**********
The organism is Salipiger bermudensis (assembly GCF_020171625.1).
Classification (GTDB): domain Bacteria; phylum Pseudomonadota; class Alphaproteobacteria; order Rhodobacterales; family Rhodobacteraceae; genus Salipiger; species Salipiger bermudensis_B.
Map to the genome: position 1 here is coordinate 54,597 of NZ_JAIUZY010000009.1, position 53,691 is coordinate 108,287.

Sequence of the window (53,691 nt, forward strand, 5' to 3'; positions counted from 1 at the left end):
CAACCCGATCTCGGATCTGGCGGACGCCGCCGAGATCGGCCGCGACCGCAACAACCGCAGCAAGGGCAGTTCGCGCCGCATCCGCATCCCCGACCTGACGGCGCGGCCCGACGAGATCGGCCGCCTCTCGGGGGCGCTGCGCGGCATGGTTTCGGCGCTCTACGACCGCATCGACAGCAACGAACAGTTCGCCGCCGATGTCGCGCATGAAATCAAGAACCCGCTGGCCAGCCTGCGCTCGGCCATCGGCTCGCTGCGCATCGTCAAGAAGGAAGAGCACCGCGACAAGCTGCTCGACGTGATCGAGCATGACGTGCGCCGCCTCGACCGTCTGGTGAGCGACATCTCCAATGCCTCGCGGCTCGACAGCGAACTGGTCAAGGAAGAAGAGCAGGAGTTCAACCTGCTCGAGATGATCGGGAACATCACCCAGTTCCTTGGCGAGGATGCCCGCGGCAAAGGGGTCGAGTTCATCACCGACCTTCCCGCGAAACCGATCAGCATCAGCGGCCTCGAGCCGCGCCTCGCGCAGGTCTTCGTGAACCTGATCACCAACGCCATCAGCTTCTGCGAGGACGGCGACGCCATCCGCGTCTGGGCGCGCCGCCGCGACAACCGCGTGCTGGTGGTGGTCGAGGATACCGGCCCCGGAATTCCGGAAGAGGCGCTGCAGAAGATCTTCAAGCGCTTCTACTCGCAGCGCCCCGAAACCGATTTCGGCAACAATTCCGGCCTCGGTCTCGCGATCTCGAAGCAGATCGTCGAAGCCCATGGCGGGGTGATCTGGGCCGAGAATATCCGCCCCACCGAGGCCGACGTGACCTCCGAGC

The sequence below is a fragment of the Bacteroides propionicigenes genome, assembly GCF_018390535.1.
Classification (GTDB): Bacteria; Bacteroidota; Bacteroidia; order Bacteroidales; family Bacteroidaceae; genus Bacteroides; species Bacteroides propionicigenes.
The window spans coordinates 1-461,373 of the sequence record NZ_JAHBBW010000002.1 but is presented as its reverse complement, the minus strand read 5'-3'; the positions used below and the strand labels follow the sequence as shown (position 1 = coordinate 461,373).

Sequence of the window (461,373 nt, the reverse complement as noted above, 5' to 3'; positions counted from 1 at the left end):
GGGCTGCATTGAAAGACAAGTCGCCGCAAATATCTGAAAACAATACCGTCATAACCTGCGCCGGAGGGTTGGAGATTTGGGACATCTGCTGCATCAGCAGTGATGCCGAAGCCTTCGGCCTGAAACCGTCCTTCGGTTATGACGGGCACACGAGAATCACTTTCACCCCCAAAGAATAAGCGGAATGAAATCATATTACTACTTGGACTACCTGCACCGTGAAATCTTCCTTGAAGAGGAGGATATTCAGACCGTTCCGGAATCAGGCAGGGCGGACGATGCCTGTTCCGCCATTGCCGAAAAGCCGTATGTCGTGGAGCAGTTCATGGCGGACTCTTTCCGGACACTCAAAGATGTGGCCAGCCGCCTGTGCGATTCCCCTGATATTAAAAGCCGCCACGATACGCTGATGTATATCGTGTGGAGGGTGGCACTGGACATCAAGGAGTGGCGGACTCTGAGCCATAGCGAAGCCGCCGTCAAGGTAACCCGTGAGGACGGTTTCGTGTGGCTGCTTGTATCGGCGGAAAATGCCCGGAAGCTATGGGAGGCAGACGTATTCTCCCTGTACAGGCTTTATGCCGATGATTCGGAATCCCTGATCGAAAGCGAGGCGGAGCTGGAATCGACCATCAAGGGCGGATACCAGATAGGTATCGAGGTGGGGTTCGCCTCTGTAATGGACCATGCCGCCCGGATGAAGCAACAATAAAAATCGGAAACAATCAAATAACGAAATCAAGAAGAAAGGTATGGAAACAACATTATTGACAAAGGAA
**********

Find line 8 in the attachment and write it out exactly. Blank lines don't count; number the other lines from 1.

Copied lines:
The window spans coordinates 1-461,373 of the sequence record NZ_JAHBBW010000002.1 but is presented as its reverse complement, the minus strand read 5'-3'; the positions used below and the strand labels follow the sequence as shown (position 1 = coordinate 461,373).